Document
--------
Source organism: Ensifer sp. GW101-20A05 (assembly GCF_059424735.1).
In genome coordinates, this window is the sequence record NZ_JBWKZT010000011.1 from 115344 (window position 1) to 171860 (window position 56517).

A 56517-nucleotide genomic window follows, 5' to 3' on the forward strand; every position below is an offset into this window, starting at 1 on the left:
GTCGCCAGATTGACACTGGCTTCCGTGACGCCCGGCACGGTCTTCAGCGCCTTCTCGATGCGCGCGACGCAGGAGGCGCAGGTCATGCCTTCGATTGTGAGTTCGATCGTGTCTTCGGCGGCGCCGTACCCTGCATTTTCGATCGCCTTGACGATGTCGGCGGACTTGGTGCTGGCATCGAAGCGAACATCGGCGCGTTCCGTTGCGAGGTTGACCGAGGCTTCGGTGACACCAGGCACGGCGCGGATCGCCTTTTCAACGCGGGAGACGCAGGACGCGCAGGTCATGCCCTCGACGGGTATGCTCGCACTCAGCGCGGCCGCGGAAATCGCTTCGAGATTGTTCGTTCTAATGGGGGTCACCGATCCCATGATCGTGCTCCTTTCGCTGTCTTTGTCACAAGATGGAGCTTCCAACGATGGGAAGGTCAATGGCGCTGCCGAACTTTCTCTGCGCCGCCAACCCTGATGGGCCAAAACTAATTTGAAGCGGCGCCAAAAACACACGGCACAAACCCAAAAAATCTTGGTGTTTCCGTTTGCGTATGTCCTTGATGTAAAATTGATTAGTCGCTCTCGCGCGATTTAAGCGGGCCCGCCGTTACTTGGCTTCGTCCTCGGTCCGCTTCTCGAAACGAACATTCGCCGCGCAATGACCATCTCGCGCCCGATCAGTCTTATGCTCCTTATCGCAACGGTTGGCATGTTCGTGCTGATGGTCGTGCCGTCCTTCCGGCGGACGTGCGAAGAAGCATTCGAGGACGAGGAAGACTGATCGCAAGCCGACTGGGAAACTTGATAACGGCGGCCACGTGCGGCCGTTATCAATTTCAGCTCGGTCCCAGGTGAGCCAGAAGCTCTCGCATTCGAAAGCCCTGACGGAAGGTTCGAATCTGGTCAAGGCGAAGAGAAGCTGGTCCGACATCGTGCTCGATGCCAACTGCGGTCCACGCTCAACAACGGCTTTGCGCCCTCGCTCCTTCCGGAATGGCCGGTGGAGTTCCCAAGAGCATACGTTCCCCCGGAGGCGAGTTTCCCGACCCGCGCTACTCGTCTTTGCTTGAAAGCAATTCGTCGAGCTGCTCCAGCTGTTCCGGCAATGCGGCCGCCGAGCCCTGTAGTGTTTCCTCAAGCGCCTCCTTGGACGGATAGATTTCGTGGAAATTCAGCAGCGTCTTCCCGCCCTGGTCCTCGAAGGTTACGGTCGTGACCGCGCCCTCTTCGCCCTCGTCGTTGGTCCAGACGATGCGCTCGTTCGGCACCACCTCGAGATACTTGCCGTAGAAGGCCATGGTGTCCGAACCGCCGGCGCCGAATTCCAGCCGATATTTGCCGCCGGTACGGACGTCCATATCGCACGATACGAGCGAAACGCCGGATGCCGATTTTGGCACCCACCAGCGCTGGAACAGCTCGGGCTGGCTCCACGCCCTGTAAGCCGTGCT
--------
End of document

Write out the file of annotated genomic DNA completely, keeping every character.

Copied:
Source organism: Ensifer sp. GW101-20A05 (assembly GCF_059424735.1).
In genome coordinates, this window is the sequence record NZ_JBWKZT010000011.1 from 115344 (window position 1) to 171860 (window position 56517).

A 56517-nucleotide genomic window follows, 5' to 3' on the forward strand; every position below is an offset into this window, starting at 1 on the left:
GTCGCCAGATTGACACTGGCTTCCGTGACGCCCGGCACGGTCTTCAGCGCCTTCTCGATGCGCGCGACGCAGGAGGCGCAGGTCATGCCTTCGATTGTGAGTTCGATCGTGTCTTCGGCGGCGCCGTACCCTGCATTTTCGATCGCCTTGACGATGTCGGCGGACTTGGTGCTGGCATCGAAGCGAACATCGGCGCGTTCCGTTGCGAGGTTGACCGAGGCTTCGGTGACACCAGGCACGGCGCGGATCGCCTTTTCAACGCGGGAGACGCAGGACGCGCAGGTCATGCCCTCGACGGGTATGCTCGCACTCAGCGCGGCCGCGGAAATCGCTTCGAGATTGTTCGTTCTAATGGGGGTCACCGATCCCATGATCGTGCTCCTTTCGCTGTCTTTGTCACAAGATGGAGCTTCCAACGATGGGAAGGTCAATGGCGCTGCCGAACTTTCTCTGCGCCGCCAACCCTGATGGGCCAAAACTAATTTGAAGCGGCGCCAAAAACACACGGCACAAACCCAAAAAATCTTGGTGTTTCCGTTTGCGTATGTCCTTGATGTAAAATTGATTAGTCGCTCTCGCGCGATTTAAGCGGGCCCGCCGTTACTTGGCTTCGTCCTCGGTCCGCTTCTCGAAACGAACATTCGCCGCGCAATGACCATCTCGCGCCCGATCAGTCTTATGCTCCTTATCGCAACGGTTGGCATGTTCGTGCTGATGGTCGTGCCGTCCTTCCGGCGGACGTGCGAAGAAGCATTCGAGGACGAGGAAGACTGATCGCAAGCCGACTGGGAAACTTGATAACGGCGGCCACGTGCGGCCGTTATCAATTTCAGCTCGGTCCCAGGTGAGCCAGAAGCTCTCGCATTCGAAAGCCCTGACGGAAGGTTCGAATCTGGTCAAGGCGAAGAGAAGCTGGTCCGACATCGTGCTCGATGCCAACTGCGGTCCACGCTCAACAACGGCTTTGCGCCCTCGCTCCTTCCGGAATGGCCGGTGGAGTTCCCAAGAGCATACGTTCCCCCGGAGGCGAGTTTCCCGACCCGCGCTACTCGTCTTTGCTTGAAAGCAATTCGTCGAGCTGCTCCAGCTGTTCCGGCAATGCGGCCGCCGAGCCCTGTAGTGTTTCCTCAAGCGCCTCCTTGGACGGATAGATTTCGTGGAAATTCAGCAGCGTCTTCCCGCCCTGGTCCTCGAAGGTTACGGTCGTGACCGCGCCCTCTTCGCCCTCGTCGTTGGTCCAGACGATGCGCTCGTTCGGCACCACCTCGAGATACTTGCCGTAGAAGGCCATGGTGTCCGAACCGCCGGCGCCGAATTCCAGCCGATATTTGCCGCCGGTACGGACGTCCATATCGCACGATACGAGCGAAACGCCGGATGCCGATTTTGGCACCCACCAGCGCTGGAACAGCTCGGGCTGGCTCCACGCCCTGTAAGCCGTGCT